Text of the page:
Navigation for the Page Should Go Here
Ideally, if you are going to use the two column up front like this, you should have the first bit be page navigation. It's really only neccessary if you have some other bit next to it like the one to the right.
This Column is classed "left" and the other "right." That's your left and right, not the page's.
This is an H2 by the way
I put this here just to show what it would look like in the two column format to have 2 headers. There shouldn't be many cases that you need it in, but what the heck. Maybe I can switch it up and throw in an H3
Here is an H3
That must have blown your mind. I know it did mine. Should we take it all the way down to h4?
Nah, we should save something for later.
This here is the "sidebox" class. It only works inside a twocolumn div.
This is best used when you have some notes about the following content but don't want to push the content down any further. You could also use it when you have generic "sidebar" information.
By the way, below is a sidebar H3. There is no sidebar H4. If you need one, you have issues.
Another Navigation Example
Sometimes you can cut right to the content. This is how it looks when you do that. Usually you have something to say before you dish out the navigation. That's what I'm doing here. Actually, I'm just filling space up to give the illusion of content. I think most text on websites is pretty much just that.
Headers and other type
Here's an example of how the header system works. There is only one H1 on each page, and that is in the image up top. The top level that you should be using in the copy is H2. What does that look like? Take a look at that Headers and Other Type header above. Yes, the one with the grey wedge on the right. Maybe I should make a section out of it.
Using Header 2s
Header twos should be major breaks in content. They should also be somewhat brief. The style can handle up to two lines, but three is too many. It's easier to get in the two-column format. In either case, you should rewrite long headers whenever possible.
Header 3s and 4s
That above is header 3. There's not much more to say.
This is a header 4
If you need another level down, you should rewrite/organize the copy. H4 is all you get, and frankly all you need. Four levels down is way too much for this content.
Other type rules
If you need something bold, you should use <strong>. I know Bob thought that it was bad, because screen readers would yell or something, but that's what is supposed to happen. Rolling your own class for bold hides part of the content from screen readers, and that's not ADA.
Italics are different
Italics is case by case. If it's something that the text is trying to emphasise, the <em> should be used. If it's a publication name, though, you should use <span class="publication"> instead. The difference is that one is being used to communicate something (empasis of an idea) and the other is a gramaical convention. It's a narrow difference, but it should be adhered to.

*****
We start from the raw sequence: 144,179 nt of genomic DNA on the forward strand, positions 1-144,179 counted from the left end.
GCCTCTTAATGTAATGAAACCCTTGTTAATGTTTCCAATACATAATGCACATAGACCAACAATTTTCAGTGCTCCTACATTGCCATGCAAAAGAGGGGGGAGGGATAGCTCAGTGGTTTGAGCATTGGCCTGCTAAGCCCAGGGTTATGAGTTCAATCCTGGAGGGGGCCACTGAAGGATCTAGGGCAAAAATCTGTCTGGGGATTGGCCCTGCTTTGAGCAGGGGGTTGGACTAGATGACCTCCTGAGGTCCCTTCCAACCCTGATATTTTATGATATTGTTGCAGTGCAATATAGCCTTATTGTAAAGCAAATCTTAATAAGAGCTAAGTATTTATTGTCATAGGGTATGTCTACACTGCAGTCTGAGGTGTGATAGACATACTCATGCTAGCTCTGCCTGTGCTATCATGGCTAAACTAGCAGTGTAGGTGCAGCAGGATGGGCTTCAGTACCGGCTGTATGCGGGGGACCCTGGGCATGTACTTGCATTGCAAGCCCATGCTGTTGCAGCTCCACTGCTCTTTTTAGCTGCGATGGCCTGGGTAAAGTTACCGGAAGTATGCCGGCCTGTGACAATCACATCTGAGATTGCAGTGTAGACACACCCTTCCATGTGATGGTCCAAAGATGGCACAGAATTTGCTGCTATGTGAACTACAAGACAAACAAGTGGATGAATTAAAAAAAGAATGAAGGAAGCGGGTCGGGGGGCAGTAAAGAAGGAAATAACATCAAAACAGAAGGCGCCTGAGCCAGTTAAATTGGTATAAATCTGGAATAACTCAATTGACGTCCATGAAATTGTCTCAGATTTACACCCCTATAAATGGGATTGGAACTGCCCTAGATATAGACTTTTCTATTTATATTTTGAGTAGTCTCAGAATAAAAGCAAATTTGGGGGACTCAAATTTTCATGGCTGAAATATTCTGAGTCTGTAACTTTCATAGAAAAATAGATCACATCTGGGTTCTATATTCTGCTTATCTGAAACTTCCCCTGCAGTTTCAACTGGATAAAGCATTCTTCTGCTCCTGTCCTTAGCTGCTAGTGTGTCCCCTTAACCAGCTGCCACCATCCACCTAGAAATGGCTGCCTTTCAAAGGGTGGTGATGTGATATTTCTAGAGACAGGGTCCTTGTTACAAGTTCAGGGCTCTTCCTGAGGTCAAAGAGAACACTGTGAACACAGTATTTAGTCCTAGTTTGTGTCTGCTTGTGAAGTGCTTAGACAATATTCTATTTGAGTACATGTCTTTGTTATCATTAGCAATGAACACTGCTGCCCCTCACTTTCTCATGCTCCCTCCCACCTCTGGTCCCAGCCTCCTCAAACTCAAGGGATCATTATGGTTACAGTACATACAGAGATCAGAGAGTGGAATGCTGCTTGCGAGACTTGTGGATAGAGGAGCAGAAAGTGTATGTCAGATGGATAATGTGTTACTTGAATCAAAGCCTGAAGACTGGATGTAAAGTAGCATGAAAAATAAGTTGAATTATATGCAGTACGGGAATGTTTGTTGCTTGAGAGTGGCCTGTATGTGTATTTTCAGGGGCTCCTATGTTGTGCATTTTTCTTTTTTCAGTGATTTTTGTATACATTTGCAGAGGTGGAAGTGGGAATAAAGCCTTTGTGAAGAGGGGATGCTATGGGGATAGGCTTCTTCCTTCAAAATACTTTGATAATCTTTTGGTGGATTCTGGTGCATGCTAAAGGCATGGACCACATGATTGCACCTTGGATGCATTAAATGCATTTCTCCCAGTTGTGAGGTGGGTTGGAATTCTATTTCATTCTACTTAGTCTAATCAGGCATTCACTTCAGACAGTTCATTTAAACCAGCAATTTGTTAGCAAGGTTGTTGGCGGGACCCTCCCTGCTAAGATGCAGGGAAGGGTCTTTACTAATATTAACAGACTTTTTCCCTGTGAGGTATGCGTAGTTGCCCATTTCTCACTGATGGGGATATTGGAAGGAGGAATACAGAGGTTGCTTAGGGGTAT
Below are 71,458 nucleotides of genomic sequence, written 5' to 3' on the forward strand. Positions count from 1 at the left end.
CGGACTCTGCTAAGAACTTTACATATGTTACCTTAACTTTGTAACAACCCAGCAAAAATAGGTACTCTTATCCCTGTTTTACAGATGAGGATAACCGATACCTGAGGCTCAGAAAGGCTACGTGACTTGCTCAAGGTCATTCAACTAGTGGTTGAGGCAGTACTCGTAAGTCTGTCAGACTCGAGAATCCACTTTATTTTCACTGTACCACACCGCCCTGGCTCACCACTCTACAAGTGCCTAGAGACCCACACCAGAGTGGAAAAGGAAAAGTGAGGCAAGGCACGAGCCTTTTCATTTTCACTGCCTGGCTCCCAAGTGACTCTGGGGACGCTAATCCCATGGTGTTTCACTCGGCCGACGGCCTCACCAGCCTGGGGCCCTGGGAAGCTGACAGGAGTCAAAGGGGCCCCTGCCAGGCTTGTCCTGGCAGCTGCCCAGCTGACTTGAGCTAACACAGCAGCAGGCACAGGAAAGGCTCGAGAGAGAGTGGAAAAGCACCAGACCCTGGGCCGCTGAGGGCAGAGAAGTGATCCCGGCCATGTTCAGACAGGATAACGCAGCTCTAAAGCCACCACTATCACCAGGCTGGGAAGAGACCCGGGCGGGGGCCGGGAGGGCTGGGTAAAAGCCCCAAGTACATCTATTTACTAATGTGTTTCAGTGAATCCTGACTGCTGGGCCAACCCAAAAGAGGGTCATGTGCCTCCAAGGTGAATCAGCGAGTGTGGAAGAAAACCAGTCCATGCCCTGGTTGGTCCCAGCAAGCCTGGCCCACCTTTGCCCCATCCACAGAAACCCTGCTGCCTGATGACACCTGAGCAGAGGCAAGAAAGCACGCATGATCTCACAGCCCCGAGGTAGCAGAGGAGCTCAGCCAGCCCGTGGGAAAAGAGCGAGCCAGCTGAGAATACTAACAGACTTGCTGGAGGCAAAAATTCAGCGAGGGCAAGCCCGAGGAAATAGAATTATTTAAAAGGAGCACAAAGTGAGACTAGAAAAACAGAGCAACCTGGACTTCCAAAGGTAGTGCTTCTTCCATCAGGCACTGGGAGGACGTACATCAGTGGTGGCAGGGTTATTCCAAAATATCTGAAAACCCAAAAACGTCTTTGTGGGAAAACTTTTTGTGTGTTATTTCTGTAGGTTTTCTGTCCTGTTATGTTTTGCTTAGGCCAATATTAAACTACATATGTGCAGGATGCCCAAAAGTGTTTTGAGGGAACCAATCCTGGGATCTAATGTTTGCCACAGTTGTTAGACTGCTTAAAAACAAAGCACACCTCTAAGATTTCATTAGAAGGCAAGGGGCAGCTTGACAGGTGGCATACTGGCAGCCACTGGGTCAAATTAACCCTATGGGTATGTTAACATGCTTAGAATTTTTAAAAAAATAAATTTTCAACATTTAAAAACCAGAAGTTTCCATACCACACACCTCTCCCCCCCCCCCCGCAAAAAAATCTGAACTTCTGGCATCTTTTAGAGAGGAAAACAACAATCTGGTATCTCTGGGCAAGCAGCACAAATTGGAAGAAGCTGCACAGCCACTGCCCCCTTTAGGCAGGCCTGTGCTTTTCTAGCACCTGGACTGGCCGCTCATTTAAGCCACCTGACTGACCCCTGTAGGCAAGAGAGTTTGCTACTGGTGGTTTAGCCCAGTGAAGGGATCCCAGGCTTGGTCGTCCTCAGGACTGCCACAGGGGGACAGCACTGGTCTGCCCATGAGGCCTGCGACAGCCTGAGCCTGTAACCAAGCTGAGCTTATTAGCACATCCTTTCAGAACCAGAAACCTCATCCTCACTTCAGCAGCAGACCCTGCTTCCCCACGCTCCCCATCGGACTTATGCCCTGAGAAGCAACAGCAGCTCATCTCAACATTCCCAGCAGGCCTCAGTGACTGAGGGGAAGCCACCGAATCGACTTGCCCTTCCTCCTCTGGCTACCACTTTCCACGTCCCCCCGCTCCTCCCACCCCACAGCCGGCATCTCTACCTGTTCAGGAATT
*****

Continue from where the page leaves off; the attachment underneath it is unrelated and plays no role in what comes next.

This is how unordered and ordered lists look in this format. You've already seen unordered lists. Just pretend for a moment that you haven't, like that Christmas where you had broken into your parent's closet and looked at your presents the week before. You still put on a show for your mom so she wouldn't cry. Do that here with the bullets.
- Wow this is amazing.
- Pow! I've never seen bullets like this before!
- Zowie ... eh
That wasn't so hard, was it? For lists that short, you should probably split them up into two columns, like we did above. I know, those were better. Thanks for pretending, though.
Oh here are some numbered lists.
- That's one.
- Two is the next one.
- Three happens next.
Oh, by the way, you should put that "top" link at the end of every section if your page goes past "the fold." It's just a p tag with the "top" class with a link that goes to "#top." Confusing, I know.
Whatever you do, you can't cram just any image into this space. If you have to work an image, photo, graph, whatever into a page, it should fit into the grid. You have two options in this case.
Image Option 1
Do one wide image. Height doesn't really matter, just the width so that it fits in the page nicely. How wide you ask? This wide.
Do you see how nicely that fits with the rest of the text? I bet you do. Now, you may be asking, "hey, can I have any image up to 580px?" No, images must be exactly 580px wide if you want to use this option.
They shouldn't have a white background, either so that the content of the image looks like it is floating in the space. It needs to have a defined border on the left and right. The easy way to do that is to just not have a white background. A faded grey one is just fine. #EEE should work swell.
Image Option 2
You have one more option, and that is to have a thinner image that fits into the two column width. There are two ways to get this. The first is to use the two column class and fit the image into the right column. It should fit just fine.
The other way is to use the "sideImage" class in the img tag. It pretty much does the same thing.
And yes, just like above these images need to be exactly 280px wide. They also should have defined edges so that they square with the column.
One thing to note is that <p> and <h4> will clear left automatically, unless it's in a twocolumn div. That way, you don't need any additional markup to end the twocolumn div. <h2> and <h3> will clear both. So will "top." You can't use those three with the float. If you really have to have one of those two headers next to an image, use the two column div.